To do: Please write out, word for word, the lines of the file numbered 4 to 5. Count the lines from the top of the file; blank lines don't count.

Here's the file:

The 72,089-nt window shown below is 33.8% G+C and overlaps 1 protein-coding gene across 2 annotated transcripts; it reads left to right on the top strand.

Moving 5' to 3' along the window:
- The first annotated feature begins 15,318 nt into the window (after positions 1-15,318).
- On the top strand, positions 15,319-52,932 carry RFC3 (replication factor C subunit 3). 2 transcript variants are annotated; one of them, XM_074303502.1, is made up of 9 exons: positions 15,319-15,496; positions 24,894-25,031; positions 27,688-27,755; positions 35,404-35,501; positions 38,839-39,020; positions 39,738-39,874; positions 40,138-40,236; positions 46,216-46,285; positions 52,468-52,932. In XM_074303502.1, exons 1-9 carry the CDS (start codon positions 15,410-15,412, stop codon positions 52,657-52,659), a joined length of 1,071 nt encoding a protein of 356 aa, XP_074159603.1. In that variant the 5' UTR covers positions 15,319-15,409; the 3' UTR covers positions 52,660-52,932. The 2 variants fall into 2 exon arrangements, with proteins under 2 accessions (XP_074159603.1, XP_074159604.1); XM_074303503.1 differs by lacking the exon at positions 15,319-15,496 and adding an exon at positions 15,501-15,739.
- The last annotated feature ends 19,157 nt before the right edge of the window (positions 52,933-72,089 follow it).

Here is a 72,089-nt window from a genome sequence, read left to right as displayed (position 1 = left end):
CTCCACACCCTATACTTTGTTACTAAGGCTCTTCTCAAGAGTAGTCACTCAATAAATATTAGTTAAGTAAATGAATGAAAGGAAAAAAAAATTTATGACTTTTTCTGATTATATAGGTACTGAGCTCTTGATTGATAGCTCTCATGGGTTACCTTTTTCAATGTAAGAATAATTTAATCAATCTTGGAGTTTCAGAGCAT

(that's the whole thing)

- On the top strand, positions 15,319-52,932 carry RFC3 (replication factor C subunit 3). 2 transcript variants are annotated; one of them, XM_074303502.1, is made up of 9 exons: positions 15,319-15,496; positions 24,894-25,031; positions 27,688-27,755; positions 35,404-35,501; positions 38,839-39,020; positions 39,738-39,874; positions 40,138-40,236; positions 46,216-46,285; positions 52,468-52,932. In XM_074303502.1, exons 1-9 carry the CDS (start codon positions 15,410-15,412, stop codon positions 52,657-52,659), a joined length of 1,071 nt encoding a protein of 356 aa, XP_074159603.1. In that variant the 5' UTR covers positions 15,319-15,409; the 3' UTR covers positions 52,660-52,932. The 2 variants fall into 2 exon arrangements, with proteins under 2 accessions (XP_074159603.1, XP_074159604.1); XM_074303503.1 differs by lacking the exon at positions 15,319-15,496 and adding an exon at positions 15,501-15,739.
- The last annotated feature ends 19,157 nt before the right edge of the window (positions 52,933-72,089 follow it).